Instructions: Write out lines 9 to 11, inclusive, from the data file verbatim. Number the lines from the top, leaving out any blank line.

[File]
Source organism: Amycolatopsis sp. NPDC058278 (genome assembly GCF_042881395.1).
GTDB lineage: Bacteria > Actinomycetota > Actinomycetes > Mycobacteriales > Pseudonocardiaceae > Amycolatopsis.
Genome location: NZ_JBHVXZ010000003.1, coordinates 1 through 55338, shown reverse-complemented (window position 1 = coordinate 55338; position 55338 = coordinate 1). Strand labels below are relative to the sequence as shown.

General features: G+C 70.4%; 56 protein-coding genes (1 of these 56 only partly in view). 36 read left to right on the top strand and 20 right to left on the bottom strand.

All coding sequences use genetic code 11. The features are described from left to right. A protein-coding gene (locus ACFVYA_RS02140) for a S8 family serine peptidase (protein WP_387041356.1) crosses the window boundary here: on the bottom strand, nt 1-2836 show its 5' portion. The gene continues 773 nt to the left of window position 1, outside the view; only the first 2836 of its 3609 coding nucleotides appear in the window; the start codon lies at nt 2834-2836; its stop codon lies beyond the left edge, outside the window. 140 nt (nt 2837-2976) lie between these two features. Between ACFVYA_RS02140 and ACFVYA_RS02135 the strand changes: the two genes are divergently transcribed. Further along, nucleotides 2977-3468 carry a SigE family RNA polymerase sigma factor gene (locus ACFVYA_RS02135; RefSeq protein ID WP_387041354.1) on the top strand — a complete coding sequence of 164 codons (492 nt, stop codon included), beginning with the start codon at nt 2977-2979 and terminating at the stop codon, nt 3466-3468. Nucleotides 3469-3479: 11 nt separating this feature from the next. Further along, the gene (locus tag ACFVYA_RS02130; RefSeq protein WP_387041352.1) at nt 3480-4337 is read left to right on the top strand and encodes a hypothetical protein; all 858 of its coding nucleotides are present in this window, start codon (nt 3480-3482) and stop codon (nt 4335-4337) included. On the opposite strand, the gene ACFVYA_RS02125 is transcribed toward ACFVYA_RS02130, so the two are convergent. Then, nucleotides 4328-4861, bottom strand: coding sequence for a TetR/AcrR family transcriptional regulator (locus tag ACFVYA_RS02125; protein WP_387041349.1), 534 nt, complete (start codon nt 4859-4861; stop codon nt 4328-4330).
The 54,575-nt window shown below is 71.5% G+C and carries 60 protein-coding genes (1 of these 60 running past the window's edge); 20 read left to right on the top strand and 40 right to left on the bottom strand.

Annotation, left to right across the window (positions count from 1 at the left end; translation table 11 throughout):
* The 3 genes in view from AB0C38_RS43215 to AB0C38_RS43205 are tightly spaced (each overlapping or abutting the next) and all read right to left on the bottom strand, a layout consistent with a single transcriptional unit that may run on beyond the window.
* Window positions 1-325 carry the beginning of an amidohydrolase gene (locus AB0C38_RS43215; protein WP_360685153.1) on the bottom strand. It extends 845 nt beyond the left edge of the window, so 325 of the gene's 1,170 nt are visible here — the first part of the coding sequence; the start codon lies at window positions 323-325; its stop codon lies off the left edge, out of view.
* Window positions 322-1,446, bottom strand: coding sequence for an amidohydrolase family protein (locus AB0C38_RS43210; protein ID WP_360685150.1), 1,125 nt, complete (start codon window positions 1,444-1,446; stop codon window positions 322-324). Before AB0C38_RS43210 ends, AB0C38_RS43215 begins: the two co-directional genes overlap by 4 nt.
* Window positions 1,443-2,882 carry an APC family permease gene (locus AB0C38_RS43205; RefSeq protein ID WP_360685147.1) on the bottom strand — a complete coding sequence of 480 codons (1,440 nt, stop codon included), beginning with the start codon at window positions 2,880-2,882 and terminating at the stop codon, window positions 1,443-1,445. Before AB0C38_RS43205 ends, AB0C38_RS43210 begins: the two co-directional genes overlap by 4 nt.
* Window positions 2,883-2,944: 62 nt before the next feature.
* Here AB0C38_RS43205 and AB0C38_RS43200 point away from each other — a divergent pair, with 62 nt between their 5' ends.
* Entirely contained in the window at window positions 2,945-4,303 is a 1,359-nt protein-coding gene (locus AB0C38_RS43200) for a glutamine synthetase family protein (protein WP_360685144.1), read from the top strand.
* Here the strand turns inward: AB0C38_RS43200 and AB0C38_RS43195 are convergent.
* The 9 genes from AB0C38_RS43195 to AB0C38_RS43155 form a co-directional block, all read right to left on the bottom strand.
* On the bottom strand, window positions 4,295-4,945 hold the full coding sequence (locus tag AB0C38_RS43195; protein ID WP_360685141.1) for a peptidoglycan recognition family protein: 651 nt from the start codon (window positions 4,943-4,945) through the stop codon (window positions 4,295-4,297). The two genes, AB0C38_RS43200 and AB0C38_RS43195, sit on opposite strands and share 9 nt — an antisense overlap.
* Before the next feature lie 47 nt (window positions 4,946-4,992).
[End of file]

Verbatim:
* Window positions 1-325 carry the beginning of an amidohydrolase gene (locus AB0C38_RS43215; protein WP_360685153.1) on the bottom strand. It extends 845 nt beyond the left edge of the window, so 325 of the gene's 1,170 nt are visible here — the first part of the coding sequence; the start codon lies at window positions 323-325; its stop codon lies off the left edge, out of view.
* Window positions 322-1,446, bottom strand: coding sequence for an amidohydrolase family protein (locus AB0C38_RS43210; protein ID WP_360685150.1), 1,125 nt, complete (start codon window positions 1,444-1,446; stop codon window positions 322-324). Before AB0C38_RS43210 ends, AB0C38_RS43215 begins: the two co-directional genes overlap by 4 nt.
* Window positions 1,443-2,882 carry an APC family permease gene (locus AB0C38_RS43205; RefSeq protein ID WP_360685147.1) on the bottom strand — a complete coding sequence of 480 codons (1,440 nt, stop codon included), beginning with the start codon at window positions 2,880-2,882 and terminating at the stop codon, window positions 1,443-1,445. Before AB0C38_RS43205 ends, AB0C38_RS43210 begins: the two co-directional genes overlap by 4 nt.